Pope Francis and the Leaven of Ambiguity

The Pope is rightfully being criticized for his decision to sanction the blessing of same-sex couples. But along with the seriousness of his error, there are two critical takeaways from the story. If we miss them, we’ll ignore what Evangelicals need to face in 2024.

It’s well known that several mainline Protestant denominations have departed from biblical positions. I was there at many of their national meetings, participating in debates, discussions, and even General Council meetings.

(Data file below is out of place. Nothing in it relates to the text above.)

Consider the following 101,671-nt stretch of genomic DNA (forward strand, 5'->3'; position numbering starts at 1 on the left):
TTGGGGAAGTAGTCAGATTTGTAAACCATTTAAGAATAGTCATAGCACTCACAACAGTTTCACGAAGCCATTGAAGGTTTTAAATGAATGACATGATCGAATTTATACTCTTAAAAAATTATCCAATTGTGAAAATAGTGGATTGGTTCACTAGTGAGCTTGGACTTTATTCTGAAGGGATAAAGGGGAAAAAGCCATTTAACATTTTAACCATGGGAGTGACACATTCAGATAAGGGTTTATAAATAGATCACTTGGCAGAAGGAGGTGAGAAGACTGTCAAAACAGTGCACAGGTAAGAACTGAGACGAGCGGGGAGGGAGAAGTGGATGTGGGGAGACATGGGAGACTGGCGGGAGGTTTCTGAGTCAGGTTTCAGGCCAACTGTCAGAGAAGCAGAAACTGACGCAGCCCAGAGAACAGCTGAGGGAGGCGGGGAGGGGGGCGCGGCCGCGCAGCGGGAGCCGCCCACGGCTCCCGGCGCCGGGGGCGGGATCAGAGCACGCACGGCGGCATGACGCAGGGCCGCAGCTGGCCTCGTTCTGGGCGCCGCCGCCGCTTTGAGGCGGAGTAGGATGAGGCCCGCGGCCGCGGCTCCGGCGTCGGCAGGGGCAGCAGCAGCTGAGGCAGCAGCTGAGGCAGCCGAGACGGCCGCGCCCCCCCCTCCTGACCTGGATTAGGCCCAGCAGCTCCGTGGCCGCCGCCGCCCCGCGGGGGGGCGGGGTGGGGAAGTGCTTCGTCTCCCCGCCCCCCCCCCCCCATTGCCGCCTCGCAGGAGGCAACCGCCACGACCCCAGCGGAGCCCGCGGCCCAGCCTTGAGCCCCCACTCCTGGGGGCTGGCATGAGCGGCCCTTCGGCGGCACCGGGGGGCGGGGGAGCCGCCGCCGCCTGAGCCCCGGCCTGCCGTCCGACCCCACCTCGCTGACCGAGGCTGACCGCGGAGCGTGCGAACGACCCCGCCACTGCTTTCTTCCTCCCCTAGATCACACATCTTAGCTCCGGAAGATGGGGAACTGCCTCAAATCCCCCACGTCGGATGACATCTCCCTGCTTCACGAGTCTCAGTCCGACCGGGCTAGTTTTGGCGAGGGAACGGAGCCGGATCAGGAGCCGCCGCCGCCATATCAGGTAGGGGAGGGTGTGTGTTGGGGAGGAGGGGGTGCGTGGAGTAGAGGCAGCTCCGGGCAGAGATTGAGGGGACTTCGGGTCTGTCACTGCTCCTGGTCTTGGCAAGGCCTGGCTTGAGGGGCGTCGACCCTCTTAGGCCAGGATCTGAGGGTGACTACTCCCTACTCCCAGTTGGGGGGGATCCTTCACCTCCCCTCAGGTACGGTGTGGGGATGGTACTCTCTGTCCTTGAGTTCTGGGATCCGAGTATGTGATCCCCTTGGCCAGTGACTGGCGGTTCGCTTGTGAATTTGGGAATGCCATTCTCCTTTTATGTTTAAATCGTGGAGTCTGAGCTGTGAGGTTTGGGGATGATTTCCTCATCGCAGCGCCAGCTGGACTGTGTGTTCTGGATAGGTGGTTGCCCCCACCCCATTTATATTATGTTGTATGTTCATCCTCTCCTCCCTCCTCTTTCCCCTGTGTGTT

In each case, it began with ambiguity. “Does the Word really say what we think it says? Could it mean something else? Can’t we listen to those who say it does, considering so many of them are in our own congregations, seeking only to be included?”

How nice it all sounded; how lethal it all became. The Pope’s error began with ambiguity, too. In 2013, when asked about gay clergy within the Catholic church, he shrugged, “If someone is gay and he searches for the Lord and has good will, who am I to judge?”

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